Lansing — A state board on Wednesday will consider whether to approve Lt. Gov. Brian Calley’s petition for a part-time Legislature to be circulated for signatures.
But even as Calley moves ahead with his plan to slash the number of days lawmakers would work in Lansing amid a likely gubernatorial bid, another group is saying the plan could mean substantial changes to the state constitution and where political power is concentrated.
Patrick Anderson, CEO of the Anderson Economic Group, in a Friday letter to Elections Director Chris Thomas detailed concern that the plan could cede more power to the governor and make it less likely for citizen-driven ballot initiatives to make it into law.
“The proposed amendment would alter at least two provisions of the 1963 Constitution, affecting the balance of powers between the Legislature and executive, the powers of initiative held by the citizens and the ability of the governor to veto and the Legislature to avoid a veto,” Anderson wrote in the letter, also sent to the secretary of the State Board of Canvassers.
A petition that would alter sections of the constitution must explicitly state what sections it seeks to change.
The Bureau of Elections also questioned the legality of the plan last week before OK’ing it later.
Schuette and Calley, both Republicans, are expected to announce their competing bids for governor.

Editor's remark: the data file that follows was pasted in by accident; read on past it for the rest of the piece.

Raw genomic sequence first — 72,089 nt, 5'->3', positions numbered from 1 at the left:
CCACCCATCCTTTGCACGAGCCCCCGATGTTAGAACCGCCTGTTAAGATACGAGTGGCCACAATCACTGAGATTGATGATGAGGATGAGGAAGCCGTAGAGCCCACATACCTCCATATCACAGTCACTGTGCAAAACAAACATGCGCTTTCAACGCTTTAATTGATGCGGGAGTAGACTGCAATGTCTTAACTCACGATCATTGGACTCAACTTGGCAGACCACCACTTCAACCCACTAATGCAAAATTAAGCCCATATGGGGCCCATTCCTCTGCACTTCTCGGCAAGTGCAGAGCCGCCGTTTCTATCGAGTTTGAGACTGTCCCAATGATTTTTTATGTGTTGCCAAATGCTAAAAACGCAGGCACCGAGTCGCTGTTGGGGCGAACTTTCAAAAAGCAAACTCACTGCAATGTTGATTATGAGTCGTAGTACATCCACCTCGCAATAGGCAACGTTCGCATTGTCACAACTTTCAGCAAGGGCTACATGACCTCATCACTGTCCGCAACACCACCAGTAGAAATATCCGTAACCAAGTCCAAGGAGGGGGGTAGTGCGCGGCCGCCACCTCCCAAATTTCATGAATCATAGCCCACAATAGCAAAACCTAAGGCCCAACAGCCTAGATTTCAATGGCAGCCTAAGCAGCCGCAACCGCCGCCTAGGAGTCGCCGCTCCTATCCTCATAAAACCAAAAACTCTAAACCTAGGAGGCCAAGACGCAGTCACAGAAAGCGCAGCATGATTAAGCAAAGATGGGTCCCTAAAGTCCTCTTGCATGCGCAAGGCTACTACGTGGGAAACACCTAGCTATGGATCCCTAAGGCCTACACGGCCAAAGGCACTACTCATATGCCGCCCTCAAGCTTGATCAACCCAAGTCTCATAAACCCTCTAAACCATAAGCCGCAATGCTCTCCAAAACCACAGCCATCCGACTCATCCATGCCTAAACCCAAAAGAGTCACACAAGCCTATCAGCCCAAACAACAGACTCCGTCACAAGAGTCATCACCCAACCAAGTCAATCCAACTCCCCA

Calley disagrees that it would modify the constitution.
The part-time plan is meant to streamline the legislative process and lead to “better laws because it ensures legislators live most of their lives under the laws they make,” Calley said during the Mackinac Policy Conference in May. It could also boost his popularity in some conservative circles where the part-time idea has been gaining traction.
Calley’s “Clean Michigan Government” plan would amend the state constitution to limit the Legislature to meeting for 90 session days consecutively, rather than spliced throughout the year.
That could “substantially alter” lawmakers’ ability to adopt voter-driven policy initiatives because the time frame they could present it to the Legislature — within a state-required 40 day period — grows significantly slimmer if they’re in session for fewer days of the year, Anderson argues.
“Citizens that initiate laws would therefore have the power to simply delay submitting petitions until it was too late for the Legislature to consider them, thus bypassing the current intention of allowing the Legislature to consider it,” he wrote.
In 2006, Anderson authored and circulated a petition to repeal the Single Business Tax and offered it to the Legislature to consider after scraping together 291,000 signatures. Lawmakers then voted to approve it and it became law that year.
If Calley’s part-time schedule had been in place then, Anderson couldn’t have propelled it into state law because they wouldn’t have been in session.
A part-time schedule could also cede more power to the governor by narrowing the time period in which the Legislature can override a governor’s veto of a Legislature-approved bill by garnering two-thirds support in both the House and Senate.
That could make it extremely unlikely to override a veto, Anderson argues.
“We need a veto power ... we need the power of the citizens to adopt laws. And I care about that a lot, which is why I sent the letter,” he said.